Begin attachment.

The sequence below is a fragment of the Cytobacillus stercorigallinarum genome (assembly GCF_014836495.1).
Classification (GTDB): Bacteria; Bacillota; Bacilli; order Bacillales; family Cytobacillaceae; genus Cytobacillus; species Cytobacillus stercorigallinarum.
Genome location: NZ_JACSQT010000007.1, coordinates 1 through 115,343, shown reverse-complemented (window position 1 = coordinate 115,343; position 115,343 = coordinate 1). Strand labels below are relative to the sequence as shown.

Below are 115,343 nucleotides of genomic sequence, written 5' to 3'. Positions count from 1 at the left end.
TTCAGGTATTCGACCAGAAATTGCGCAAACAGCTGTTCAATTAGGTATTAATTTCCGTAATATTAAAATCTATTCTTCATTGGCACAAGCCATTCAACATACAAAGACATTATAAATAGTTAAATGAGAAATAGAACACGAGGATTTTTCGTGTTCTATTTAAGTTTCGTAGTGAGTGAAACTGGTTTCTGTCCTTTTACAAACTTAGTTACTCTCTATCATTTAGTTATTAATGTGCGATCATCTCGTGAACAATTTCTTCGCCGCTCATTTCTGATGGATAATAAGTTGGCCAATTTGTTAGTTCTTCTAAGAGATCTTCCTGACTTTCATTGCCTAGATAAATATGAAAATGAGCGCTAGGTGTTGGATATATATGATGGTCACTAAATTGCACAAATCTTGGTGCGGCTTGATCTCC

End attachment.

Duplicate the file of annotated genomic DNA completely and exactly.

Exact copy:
The sequence below is a fragment of the Cytobacillus stercorigallinarum genome (assembly GCF_014836495.1).
Classification (GTDB): Bacteria; Bacillota; Bacilli; order Bacillales; family Cytobacillaceae; genus Cytobacillus; species Cytobacillus stercorigallinarum.
Genome location: NZ_JACSQT010000007.1, coordinates 1 through 115,343, shown reverse-complemented (window position 1 = coordinate 115,343; position 115,343 = coordinate 1). Strand labels below are relative to the sequence as shown.

Below are 115,343 nucleotides of genomic sequence, written 5' to 3'. Positions count from 1 at the left end.
TTCAGGTATTCGACCAGAAATTGCGCAAACAGCTGTTCAATTAGGTATTAATTTCCGTAATATTAAAATCTATTCTTCATTGGCACAAGCCATTCAACATACAAAGACATTATAAATAGTTAAATGAGAAATAGAACACGAGGATTTTTCGTGTTCTATTTAAGTTTCGTAGTGAGTGAAACTGGTTTCTGTCCTTTTACAAACTTAGTTACTCTCTATCATTTAGTTATTAATGTGCGATCATCTCGTGAACAATTTCTTCGCCGCTCATTTCTGATGGATAATAAGTTGGCCAATTTGTTAGTTCTTCTAAGAGATCTTCCTGACTTTCATTGCCTAGATAAATATGAAAATGAGCGCTAGGTGTTGGATATATATGATGGTCACTAAATTGCACAAATCTTGGTGCGGCTTGATCTCC